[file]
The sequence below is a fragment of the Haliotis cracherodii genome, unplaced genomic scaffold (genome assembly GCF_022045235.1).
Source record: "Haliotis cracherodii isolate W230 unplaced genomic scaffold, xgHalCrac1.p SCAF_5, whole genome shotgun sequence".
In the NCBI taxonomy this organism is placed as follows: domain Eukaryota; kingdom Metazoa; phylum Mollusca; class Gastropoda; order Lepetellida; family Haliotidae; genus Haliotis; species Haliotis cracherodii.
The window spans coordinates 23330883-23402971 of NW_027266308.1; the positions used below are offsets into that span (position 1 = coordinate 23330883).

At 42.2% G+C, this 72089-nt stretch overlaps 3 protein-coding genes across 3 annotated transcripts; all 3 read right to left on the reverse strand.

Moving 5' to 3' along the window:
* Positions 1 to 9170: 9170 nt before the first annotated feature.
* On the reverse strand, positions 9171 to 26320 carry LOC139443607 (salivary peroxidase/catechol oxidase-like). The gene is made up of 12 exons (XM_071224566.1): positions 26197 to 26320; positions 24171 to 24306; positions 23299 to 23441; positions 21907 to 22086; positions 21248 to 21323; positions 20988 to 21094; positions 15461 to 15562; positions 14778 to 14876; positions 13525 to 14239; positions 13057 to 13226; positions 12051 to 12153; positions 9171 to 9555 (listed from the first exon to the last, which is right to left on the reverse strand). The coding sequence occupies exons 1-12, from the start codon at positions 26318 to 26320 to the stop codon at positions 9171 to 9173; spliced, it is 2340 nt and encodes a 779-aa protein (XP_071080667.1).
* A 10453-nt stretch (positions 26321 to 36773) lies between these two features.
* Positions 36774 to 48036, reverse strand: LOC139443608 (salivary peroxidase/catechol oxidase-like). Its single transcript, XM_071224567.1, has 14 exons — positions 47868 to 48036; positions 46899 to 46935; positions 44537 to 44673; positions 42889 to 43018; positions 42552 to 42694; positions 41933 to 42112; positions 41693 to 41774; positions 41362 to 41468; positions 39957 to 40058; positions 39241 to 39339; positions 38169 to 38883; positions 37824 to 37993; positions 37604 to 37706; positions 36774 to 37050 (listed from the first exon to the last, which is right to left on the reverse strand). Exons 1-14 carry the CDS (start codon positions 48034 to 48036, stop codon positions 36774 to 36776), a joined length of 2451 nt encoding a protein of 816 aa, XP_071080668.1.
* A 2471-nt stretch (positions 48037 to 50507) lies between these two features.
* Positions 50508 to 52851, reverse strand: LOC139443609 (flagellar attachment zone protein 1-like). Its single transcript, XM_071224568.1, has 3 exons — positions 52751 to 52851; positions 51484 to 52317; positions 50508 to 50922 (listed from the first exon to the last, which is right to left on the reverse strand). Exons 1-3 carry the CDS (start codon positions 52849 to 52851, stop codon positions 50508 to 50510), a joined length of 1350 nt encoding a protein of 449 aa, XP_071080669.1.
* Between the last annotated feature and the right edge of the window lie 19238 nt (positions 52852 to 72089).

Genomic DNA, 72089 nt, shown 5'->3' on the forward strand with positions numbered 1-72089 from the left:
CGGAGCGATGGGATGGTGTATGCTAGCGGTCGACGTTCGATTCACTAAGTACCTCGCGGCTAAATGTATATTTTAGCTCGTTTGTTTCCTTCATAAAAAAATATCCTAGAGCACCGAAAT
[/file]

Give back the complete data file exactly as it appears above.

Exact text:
The sequence below is a fragment of the Haliotis cracherodii genome, unplaced genomic scaffold (genome assembly GCF_022045235.1).
Source record: "Haliotis cracherodii isolate W230 unplaced genomic scaffold, xgHalCrac1.p SCAF_5, whole genome shotgun sequence".
In the NCBI taxonomy this organism is placed as follows: domain Eukaryota; kingdom Metazoa; phylum Mollusca; class Gastropoda; order Lepetellida; family Haliotidae; genus Haliotis; species Haliotis cracherodii.
The window spans coordinates 23330883-23402971 of NW_027266308.1; the positions used below are offsets into that span (position 1 = coordinate 23330883).

At 42.2% G+C, this 72089-nt stretch overlaps 3 protein-coding genes across 3 annotated transcripts; all 3 read right to left on the reverse strand.

Moving 5' to 3' along the window:
* Positions 1 to 9170: 9170 nt before the first annotated feature.
* On the reverse strand, positions 9171 to 26320 carry LOC139443607 (salivary peroxidase/catechol oxidase-like). The gene is made up of 12 exons (XM_071224566.1): positions 26197 to 26320; positions 24171 to 24306; positions 23299 to 23441; positions 21907 to 22086; positions 21248 to 21323; positions 20988 to 21094; positions 15461 to 15562; positions 14778 to 14876; positions 13525 to 14239; positions 13057 to 13226; positions 12051 to 12153; positions 9171 to 9555 (listed from the first exon to the last, which is right to left on the reverse strand). The coding sequence occupies exons 1-12, from the start codon at positions 26318 to 26320 to the stop codon at positions 9171 to 9173; spliced, it is 2340 nt and encodes a 779-aa protein (XP_071080667.1).
* A 10453-nt stretch (positions 26321 to 36773) lies between these two features.
* Positions 36774 to 48036, reverse strand: LOC139443608 (salivary peroxidase/catechol oxidase-like). Its single transcript, XM_071224567.1, has 14 exons — positions 47868 to 48036; positions 46899 to 46935; positions 44537 to 44673; positions 42889 to 43018; positions 42552 to 42694; positions 41933 to 42112; positions 41693 to 41774; positions 41362 to 41468; positions 39957 to 40058; positions 39241 to 39339; positions 38169 to 38883; positions 37824 to 37993; positions 37604 to 37706; positions 36774 to 37050 (listed from the first exon to the last, which is right to left on the reverse strand). Exons 1-14 carry the CDS (start codon positions 48034 to 48036, stop codon positions 36774 to 36776), a joined length of 2451 nt encoding a protein of 816 aa, XP_071080668.1.
* A 2471-nt stretch (positions 48037 to 50507) lies between these two features.
* Positions 50508 to 52851, reverse strand: LOC139443609 (flagellar attachment zone protein 1-like). Its single transcript, XM_071224568.1, has 3 exons — positions 52751 to 52851; positions 51484 to 52317; positions 50508 to 50922 (listed from the first exon to the last, which is right to left on the reverse strand). Exons 1-3 carry the CDS (start codon positions 52849 to 52851, stop codon positions 50508 to 50510), a joined length of 1350 nt encoding a protein of 449 aa, XP_071080669.1.
* Between the last annotated feature and the right edge of the window lie 19238 nt (positions 52852 to 72089).

Genomic DNA, 72089 nt, shown 5'->3' on the forward strand with positions numbered 1-72089 from the left:
CGGAGCGATGGGATGGTGTATGCTAGCGGTCGACGTTCGATTCACTAAGTACCTCGCGGCTAAATGTATATTTTAGCTCGTTTGTTTCCTTCATAAAAAAATATCCTAGAGCACCGAAAT